Available indefinitely, the Smithsonian American Art Museum's online exhibitions complement and extend our gallery and traveling shows. To see what exhibitions are presently on view or on tour, take a look at our Current, Upcoming, and Traveling exhibition schedule.
- Untitled: The Art of James Castle explores the work of one of the most enigmatic artists of the twentieth century. It features a representative selection of Castle’s immense oeuvre, including drawings, handmade books, texts, and constructions.
- Ralph Fasanella: Lest We Forget celebrates the 100th anniversary of the artist's birth and brings together key works from a career spanning fifty-two years.
- Modern American Realism: The Sara Roby Foundation Collection includes over seventy paintings and sculpture from the 1910s to the 1980s that encompass the range of what can broadly be called modern realism, from socio-political to psychological, from satirical to surrealist.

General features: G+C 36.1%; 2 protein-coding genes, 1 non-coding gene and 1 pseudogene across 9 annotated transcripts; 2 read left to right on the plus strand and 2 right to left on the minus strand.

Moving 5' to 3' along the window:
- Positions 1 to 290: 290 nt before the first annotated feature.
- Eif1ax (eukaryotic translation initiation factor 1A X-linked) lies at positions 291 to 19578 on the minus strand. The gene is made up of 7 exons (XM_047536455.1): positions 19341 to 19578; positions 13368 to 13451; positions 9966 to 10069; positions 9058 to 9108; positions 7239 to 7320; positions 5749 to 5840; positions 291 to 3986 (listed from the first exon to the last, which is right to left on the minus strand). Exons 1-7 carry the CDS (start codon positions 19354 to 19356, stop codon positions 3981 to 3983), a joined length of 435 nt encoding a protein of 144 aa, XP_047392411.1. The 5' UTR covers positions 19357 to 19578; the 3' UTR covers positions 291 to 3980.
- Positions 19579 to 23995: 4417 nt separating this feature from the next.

- Our America: The Latino Presence in American Art presents more than ninety works of art across all media by significant Latino artists active since the mid-twentieth century and gives voice to their broader American experience. (bilingual website)
- Infinite Place: The Ceramic Art of Wayne Higby is the first major retrospective exhibition to provide an in-depth critical analysis of the artist's body of work created during a forty-year period.
- A Measure of the Earth: The Cole-Ware Collection of American Baskets showcases 105 baskets on display made between 1983 and 2011 and demonstrate the endurance of indigenous, African, and European basket weaving traditions in the United States.
- Landscapes In Passing: Photographs by Steve Fitch, Robbert Flick, and Elaine Mayes features three series made between 1971 and 1980—Diesels and Dinosaurs (Fitch), Sequential Views (Flick), and Autolandscapes (Mayes)— that depict the American landscape as seen from the road.